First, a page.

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After the Shuttle: From Space Coast to Ghost Coast?

There is a 70-plus mile stretch of Florida beach that is affectionately called the "Space Coast".

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The fear in the area surrounding Kennedy Space Center is that when the Shuttle program ends this month, it will become the "Ghost Coast".

"People are afraid that it's going to be a ghost town," said Paul Kandravi, who owns a local diner in nearby Titusville, a popular city for viewing Shuttle launches. Kandravi expects business to drop about 25-percent.

"I've had a few customers that have been laid off, and they've gone up north or out west for jobs," he said.

Unemployment in the area is slightly below 11 percent, and in July, another 2,000 NASA-related jobs will be lost. It is generally thought that for every job in the space program, at least two more are created in the private sector.

For a town like Titusville, Florida—which has a large residential community that works at Kennedy—it's a looming problem.

"Our unemployment rate will be higher than the rest of Florida for the next couple of years—there's no doubt about that," said Mayor James Tully, who is trying to view it as an opportunity. He thinks that affordable housing, beautiful beaches and Florida weather will help diversify the local economy. "In terms of doom and gloom, and folks running around saying the sky is falling, that's just not the case."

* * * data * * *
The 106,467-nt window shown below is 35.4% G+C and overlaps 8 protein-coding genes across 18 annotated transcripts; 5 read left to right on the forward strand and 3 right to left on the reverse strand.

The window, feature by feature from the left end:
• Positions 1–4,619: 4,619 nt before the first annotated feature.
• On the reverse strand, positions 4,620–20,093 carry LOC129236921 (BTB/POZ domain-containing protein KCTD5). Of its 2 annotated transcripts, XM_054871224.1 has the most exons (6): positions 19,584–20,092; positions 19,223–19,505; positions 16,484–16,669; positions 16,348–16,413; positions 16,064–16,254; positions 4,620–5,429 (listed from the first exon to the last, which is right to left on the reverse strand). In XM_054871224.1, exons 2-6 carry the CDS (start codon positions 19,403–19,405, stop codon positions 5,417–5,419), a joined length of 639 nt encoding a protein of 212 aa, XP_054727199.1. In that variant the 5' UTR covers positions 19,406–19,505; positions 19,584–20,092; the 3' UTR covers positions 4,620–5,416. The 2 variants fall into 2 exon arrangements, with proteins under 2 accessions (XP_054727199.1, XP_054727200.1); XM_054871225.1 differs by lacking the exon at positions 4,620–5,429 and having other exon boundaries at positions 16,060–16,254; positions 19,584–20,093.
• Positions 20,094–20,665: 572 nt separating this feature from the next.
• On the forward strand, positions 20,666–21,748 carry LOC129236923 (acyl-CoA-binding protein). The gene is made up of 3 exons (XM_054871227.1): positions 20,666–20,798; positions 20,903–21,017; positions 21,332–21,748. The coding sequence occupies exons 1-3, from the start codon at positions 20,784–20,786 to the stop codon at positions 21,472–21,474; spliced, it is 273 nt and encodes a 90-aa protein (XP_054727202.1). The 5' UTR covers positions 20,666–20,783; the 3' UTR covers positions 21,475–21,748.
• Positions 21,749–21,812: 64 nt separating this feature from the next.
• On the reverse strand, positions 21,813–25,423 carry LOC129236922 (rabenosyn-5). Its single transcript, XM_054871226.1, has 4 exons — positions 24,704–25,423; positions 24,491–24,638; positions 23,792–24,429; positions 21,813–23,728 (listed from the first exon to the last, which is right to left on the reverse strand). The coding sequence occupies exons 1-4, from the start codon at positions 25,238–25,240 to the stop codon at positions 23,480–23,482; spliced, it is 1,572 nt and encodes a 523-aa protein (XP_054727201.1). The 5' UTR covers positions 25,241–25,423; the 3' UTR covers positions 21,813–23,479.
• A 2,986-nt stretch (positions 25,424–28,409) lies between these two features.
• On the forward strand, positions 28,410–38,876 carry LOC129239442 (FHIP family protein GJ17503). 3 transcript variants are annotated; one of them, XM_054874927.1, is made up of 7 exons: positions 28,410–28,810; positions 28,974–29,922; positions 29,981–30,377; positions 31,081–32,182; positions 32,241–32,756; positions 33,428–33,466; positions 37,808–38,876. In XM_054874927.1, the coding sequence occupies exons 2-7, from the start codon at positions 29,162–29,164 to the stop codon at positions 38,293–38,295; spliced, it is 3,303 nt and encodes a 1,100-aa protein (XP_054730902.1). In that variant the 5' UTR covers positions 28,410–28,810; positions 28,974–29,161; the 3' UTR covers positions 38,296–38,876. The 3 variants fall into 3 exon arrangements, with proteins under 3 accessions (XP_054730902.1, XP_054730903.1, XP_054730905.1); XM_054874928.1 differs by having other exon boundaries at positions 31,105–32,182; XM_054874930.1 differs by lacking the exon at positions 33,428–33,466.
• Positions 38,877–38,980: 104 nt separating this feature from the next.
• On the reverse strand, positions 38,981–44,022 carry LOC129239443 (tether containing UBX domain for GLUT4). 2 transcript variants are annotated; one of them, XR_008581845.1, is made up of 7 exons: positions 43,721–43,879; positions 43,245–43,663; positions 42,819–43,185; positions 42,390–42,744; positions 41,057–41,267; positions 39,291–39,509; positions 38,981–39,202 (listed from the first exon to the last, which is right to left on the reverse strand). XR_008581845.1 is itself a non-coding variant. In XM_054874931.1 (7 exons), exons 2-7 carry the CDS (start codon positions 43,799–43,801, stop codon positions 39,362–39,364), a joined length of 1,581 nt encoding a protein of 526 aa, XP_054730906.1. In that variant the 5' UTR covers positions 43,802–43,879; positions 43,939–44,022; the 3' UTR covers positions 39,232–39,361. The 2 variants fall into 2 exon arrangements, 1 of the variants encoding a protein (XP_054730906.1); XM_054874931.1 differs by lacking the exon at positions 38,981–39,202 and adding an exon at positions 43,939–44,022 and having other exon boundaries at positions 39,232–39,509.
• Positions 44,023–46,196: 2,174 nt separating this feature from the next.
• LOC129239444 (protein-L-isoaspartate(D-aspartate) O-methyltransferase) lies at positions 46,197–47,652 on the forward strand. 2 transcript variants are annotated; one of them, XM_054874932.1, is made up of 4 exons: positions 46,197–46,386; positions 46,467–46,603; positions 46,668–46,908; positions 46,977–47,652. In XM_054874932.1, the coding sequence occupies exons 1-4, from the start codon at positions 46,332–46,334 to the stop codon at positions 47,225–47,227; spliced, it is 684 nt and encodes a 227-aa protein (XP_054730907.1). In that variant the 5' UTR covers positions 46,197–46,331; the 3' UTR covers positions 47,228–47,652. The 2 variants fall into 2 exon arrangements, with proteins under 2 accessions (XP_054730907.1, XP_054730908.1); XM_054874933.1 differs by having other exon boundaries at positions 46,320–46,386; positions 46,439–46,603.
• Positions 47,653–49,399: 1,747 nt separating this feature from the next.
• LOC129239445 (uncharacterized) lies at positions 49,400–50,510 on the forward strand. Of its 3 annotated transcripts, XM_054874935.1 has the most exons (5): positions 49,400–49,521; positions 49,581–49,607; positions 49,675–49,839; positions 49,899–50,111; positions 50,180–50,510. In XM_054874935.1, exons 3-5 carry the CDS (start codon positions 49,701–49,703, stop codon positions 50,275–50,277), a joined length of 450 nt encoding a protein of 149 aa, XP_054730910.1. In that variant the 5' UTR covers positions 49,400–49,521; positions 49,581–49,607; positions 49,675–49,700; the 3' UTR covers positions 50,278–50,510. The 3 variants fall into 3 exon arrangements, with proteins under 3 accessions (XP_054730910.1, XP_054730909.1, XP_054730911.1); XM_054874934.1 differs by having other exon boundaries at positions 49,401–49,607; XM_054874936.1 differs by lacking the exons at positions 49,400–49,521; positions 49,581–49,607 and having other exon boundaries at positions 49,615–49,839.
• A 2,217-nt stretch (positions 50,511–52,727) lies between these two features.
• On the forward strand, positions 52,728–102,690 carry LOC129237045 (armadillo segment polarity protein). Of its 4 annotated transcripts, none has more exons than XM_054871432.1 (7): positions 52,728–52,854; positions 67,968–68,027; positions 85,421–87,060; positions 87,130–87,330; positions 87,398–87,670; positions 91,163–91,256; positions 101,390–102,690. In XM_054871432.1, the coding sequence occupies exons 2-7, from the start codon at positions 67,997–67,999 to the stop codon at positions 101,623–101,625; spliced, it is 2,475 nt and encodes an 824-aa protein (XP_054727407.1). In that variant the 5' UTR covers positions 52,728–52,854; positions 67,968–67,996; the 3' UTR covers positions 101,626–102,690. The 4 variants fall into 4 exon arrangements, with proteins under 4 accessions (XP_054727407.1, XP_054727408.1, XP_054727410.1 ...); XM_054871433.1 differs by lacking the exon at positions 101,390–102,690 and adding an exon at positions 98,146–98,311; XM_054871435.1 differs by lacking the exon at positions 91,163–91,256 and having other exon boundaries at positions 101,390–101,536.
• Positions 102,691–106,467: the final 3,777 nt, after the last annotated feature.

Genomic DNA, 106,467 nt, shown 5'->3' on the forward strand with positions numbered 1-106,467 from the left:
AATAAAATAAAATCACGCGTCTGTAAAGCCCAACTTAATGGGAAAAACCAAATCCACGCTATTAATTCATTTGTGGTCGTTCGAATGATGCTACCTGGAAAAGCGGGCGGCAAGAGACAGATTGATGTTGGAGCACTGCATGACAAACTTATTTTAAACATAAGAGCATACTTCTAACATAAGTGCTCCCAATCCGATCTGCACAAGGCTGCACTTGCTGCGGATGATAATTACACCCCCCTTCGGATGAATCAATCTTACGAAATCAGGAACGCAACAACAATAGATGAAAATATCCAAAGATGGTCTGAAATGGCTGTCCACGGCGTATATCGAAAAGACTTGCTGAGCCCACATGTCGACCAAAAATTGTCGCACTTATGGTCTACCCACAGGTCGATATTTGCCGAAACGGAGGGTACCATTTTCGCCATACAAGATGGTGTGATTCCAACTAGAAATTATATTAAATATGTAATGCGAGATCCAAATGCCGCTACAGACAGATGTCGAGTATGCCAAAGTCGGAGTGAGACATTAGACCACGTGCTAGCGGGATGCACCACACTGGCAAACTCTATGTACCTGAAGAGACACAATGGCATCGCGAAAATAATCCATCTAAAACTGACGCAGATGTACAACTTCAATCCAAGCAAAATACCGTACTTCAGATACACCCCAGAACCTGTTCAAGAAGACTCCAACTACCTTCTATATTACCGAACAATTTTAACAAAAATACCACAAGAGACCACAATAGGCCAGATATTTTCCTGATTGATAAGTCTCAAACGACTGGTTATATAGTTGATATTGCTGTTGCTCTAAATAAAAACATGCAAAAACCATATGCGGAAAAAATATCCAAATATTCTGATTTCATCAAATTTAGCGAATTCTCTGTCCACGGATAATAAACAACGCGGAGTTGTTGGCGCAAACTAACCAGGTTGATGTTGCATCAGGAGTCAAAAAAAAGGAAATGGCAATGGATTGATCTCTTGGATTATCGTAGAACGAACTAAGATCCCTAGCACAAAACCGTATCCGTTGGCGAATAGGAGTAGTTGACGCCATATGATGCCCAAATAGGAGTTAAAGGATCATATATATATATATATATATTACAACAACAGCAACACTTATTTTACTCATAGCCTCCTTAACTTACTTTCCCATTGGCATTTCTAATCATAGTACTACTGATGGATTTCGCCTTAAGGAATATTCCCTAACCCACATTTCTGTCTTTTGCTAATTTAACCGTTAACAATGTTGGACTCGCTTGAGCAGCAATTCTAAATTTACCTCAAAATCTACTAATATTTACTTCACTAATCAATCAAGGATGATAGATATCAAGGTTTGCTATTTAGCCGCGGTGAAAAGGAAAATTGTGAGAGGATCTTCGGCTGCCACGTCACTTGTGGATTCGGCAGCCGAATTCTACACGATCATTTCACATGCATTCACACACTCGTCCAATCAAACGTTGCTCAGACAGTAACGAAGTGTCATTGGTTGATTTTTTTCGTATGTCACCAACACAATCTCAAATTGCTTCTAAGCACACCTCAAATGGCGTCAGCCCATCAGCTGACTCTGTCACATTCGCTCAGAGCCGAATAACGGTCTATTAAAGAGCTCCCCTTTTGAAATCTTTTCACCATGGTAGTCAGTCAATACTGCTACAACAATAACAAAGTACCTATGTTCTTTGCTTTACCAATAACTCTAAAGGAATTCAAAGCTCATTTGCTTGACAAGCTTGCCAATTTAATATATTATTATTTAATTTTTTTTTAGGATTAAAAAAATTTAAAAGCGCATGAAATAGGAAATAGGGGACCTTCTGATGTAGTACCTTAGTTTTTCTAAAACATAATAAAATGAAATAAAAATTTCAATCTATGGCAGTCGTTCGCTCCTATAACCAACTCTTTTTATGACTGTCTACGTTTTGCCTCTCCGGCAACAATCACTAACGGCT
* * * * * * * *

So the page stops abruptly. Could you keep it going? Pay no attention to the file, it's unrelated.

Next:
Others disagree.

"You're talking thousands of foreclosures," said lawyer Jeff Kaufman, who has been a busy man these days, defending people against banks in foreclosure proceedings. "People are going to leave the city en masse, and there's nothing really here.

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"Where are they going to work?"

The story of Todd Reeves puts it all in perspective. He has worked for the Space Shuttle program since the 2nd launch 29 years ago. On July 22, he will be out of a job.

He's 52, and his home is now in foreclosure. He has to work. He wants to work. But he has no idea where that will be.

All he knows is that it won't be in the space business.

"I'm a guy who needs to work," Reeves said. "If it means going to Wal-Mart , I'll be the best Wal-Mart employee I can be."

But even that option might not be available.

"There aren't a lot of Wal-Mart jobs," said Jeff Kaufman, who not only practices law in the area, he was born and raised in the region. I wouldn't be surprised [to see someone] go from rocket scientist to burger flipper."

That might be a little extreme, but the workforce is being flooded with people. Just five years ago, there were 16,000 employees at Kennedy Space Center. Now, it's under 12,000. When the Shuttle program fully winds down, it will be about 8,000.

Some are older and nearing retirement, but many are like Todd Reeves, who needs to work to survive—and keep his home.

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Despite all that, at least at this point, Reeves is more emotional about the Space Shuttle program ending than losing his job and seeing long-time colleagues go their separate ways.

"There will be a tear," he said, choking up. "I have a possibility of seeing my friends again. Saying goodbye to the shuttle will be the hardest because I'll never see it again."

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